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Eskom postpones employee salary talks

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World Coal,

Negotiations between South African state-run utility Eskom and three trade unions over employee salaries and benefits were postponed until 27 June after parties failed to reach agreement.

21 June was the last day of a three day round of talks aimed at resolving an impasse between the utility and the National Union of Mineworkers, (NUM), the National Union of Metalworkers of South Africa (Numsa) and Solidarity.

"Parties did not reach agreement, but they made some progress," an Eskom spokeswoman revealed.

Eskom's initial proposal to freeze salaries this year triggered industrial action last week that interrupted coal deliveries to power plants and resulted in rolling load shedding for the first time since 2015.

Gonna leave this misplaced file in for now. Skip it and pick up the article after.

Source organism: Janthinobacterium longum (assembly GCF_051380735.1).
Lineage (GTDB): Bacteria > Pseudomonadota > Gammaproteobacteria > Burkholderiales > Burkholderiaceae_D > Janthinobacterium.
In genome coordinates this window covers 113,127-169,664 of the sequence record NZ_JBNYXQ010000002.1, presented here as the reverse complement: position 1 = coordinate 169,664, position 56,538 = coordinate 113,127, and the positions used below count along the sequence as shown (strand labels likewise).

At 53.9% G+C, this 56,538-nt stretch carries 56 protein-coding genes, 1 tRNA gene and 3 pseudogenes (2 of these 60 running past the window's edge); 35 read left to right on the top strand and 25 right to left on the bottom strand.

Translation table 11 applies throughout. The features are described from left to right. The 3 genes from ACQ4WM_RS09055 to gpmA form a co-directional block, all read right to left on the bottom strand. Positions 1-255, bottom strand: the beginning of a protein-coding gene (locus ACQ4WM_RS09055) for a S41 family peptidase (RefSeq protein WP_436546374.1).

On 19 June, Eskom responded to union demands by offering a pay increase of 4.7% for 2018 and a guaranteed inflation-based rise for every year thereafter for the next four years. South Africa's inflation rate currently stands at 4.4%. But other union demands for improved benefits – such as an increase in housing allowance, performance bonus and insourcing – remain unmet.

In response, the unions tabled their own counter-proposal on 20 June. But they declined to divulge any details because they did not want to risk jeopardising what they called a "delicate process".

Reportedly, Eskom was being pushed towards agreeing to a 9% increase. The unions previously demanded a 15% rise.

An Eskom spokesman previously suggested the utility might consider an increase of between 6 - 10%.

Eskom might need to re-implement load-shedding in the coming days. The utility said it will take around 10 days to fully restore the power system after last week's industrial action.

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